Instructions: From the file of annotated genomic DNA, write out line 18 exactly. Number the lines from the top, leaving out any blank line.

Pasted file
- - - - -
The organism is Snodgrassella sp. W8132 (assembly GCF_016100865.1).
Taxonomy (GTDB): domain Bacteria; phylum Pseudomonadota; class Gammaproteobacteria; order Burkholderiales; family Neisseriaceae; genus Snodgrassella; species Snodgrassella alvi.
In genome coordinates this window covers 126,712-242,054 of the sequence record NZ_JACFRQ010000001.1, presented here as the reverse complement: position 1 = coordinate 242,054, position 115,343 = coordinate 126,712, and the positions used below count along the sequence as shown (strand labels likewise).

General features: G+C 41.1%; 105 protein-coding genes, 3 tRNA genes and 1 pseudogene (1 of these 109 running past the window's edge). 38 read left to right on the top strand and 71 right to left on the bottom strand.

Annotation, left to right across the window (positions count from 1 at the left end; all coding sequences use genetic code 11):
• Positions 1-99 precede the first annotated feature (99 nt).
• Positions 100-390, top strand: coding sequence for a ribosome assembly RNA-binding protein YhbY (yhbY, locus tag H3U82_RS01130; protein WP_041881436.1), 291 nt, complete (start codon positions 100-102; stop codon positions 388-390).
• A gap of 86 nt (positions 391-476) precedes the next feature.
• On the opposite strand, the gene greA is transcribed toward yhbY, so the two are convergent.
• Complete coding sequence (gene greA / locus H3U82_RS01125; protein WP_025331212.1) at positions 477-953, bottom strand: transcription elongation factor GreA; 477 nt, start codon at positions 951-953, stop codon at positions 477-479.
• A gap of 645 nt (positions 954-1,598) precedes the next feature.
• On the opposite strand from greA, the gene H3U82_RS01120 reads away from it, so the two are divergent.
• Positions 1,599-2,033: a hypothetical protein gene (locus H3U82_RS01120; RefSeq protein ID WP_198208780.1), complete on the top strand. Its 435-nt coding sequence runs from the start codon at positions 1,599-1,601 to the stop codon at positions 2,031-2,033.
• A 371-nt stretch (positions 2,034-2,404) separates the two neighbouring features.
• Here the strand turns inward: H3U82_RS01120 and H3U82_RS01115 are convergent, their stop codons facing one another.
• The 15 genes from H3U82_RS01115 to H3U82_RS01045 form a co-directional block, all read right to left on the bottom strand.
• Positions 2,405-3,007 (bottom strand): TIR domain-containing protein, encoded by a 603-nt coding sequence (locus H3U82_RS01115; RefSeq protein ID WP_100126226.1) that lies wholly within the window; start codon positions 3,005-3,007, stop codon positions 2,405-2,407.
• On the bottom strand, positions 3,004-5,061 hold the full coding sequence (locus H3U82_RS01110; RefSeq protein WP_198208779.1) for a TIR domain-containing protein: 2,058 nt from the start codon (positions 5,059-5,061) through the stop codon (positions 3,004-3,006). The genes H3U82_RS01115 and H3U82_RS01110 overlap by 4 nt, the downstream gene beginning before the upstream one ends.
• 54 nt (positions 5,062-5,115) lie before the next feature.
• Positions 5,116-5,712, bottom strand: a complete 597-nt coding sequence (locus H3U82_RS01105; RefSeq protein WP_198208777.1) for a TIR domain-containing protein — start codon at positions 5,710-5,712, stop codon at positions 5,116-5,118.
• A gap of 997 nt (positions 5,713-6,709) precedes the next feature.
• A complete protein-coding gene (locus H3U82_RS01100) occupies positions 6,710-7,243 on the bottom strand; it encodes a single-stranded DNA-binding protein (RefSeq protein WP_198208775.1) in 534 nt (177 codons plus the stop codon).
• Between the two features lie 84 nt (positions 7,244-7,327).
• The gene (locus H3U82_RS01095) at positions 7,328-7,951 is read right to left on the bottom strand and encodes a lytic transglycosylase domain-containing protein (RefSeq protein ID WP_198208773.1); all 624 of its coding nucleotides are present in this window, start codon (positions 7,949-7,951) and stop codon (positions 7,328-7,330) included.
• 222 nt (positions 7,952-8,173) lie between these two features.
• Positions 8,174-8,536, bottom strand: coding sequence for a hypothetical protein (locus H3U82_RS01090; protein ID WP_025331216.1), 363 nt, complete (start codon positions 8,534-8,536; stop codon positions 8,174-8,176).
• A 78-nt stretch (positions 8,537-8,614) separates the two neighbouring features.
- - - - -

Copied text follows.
• On the bottom strand, positions 3,004-5,061 hold the full coding sequence (locus H3U82_RS01110; RefSeq protein WP_198208779.1) for a TIR domain-containing protein: 2,058 nt from the start codon (positions 5,059-5,061) through the stop codon (positions 3,004-3,006). The genes H3U82_RS01115 and H3U82_RS01110 overlap by 4 nt, the downstream gene beginning before the upstream one ends.